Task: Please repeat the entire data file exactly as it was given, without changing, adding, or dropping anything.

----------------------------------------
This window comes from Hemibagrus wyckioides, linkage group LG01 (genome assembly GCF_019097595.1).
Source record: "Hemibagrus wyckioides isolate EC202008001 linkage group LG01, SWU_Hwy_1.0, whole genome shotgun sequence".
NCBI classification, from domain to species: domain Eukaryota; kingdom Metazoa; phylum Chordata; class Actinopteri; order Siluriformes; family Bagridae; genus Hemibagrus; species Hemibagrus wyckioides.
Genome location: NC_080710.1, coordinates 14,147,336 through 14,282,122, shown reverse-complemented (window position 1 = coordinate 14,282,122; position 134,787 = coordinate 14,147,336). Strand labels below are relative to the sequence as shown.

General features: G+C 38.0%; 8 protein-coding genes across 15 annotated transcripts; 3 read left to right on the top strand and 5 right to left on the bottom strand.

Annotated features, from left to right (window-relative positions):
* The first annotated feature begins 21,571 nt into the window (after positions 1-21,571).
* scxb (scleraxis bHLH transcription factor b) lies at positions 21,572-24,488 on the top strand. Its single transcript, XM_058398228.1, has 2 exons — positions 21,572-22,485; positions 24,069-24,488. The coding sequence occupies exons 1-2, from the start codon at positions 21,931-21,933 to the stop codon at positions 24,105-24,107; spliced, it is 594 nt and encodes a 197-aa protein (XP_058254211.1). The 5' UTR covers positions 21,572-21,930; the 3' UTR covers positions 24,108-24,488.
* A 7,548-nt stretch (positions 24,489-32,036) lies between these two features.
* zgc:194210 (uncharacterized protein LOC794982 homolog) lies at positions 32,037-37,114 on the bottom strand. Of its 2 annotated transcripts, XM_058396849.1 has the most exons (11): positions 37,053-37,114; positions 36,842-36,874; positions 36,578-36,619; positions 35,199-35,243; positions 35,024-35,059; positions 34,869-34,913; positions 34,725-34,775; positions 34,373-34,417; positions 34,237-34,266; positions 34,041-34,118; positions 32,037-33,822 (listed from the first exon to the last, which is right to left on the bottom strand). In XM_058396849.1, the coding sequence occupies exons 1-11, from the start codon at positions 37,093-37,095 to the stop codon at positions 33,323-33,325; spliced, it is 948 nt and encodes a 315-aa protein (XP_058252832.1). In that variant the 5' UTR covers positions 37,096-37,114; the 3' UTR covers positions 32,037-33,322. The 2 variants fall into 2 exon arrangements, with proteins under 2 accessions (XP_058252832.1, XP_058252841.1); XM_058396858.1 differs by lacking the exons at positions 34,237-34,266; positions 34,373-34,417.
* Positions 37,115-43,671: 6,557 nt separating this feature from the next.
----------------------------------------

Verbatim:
This window comes from Hemibagrus wyckioides, linkage group LG01 (genome assembly GCF_019097595.1).
Source record: "Hemibagrus wyckioides isolate EC202008001 linkage group LG01, SWU_Hwy_1.0, whole genome shotgun sequence".
NCBI classification, from domain to species: domain Eukaryota; kingdom Metazoa; phylum Chordata; class Actinopteri; order Siluriformes; family Bagridae; genus Hemibagrus; species Hemibagrus wyckioides.
Genome location: NC_080710.1, coordinates 14,147,336 through 14,282,122, shown reverse-complemented (window position 1 = coordinate 14,282,122; position 134,787 = coordinate 14,147,336). Strand labels below are relative to the sequence as shown.

General features: G+C 38.0%; 8 protein-coding genes across 15 annotated transcripts; 3 read left to right on the top strand and 5 right to left on the bottom strand.

Annotated features, from left to right (window-relative positions):
* The first annotated feature begins 21,571 nt into the window (after positions 1-21,571).
* scxb (scleraxis bHLH transcription factor b) lies at positions 21,572-24,488 on the top strand. Its single transcript, XM_058398228.1, has 2 exons — positions 21,572-22,485; positions 24,069-24,488. The coding sequence occupies exons 1-2, from the start codon at positions 21,931-21,933 to the stop codon at positions 24,105-24,107; spliced, it is 594 nt and encodes a 197-aa protein (XP_058254211.1). The 5' UTR covers positions 21,572-21,930; the 3' UTR covers positions 24,108-24,488.
* A 7,548-nt stretch (positions 24,489-32,036) lies between these two features.
* zgc:194210 (uncharacterized protein LOC794982 homolog) lies at positions 32,037-37,114 on the bottom strand. Of its 2 annotated transcripts, XM_058396849.1 has the most exons (11): positions 37,053-37,114; positions 36,842-36,874; positions 36,578-36,619; positions 35,199-35,243; positions 35,024-35,059; positions 34,869-34,913; positions 34,725-34,775; positions 34,373-34,417; positions 34,237-34,266; positions 34,041-34,118; positions 32,037-33,822 (listed from the first exon to the last, which is right to left on the bottom strand). In XM_058396849.1, the coding sequence occupies exons 1-11, from the start codon at positions 37,093-37,095 to the stop codon at positions 33,323-33,325; spliced, it is 948 nt and encodes a 315-aa protein (XP_058252832.1). In that variant the 5' UTR covers positions 37,096-37,114; the 3' UTR covers positions 32,037-33,322. The 2 variants fall into 2 exon arrangements, with proteins under 2 accessions (XP_058252832.1, XP_058252841.1); XM_058396858.1 differs by lacking the exons at positions 34,237-34,266; positions 34,373-34,417.
* Positions 37,115-43,671: 6,557 nt separating this feature from the next.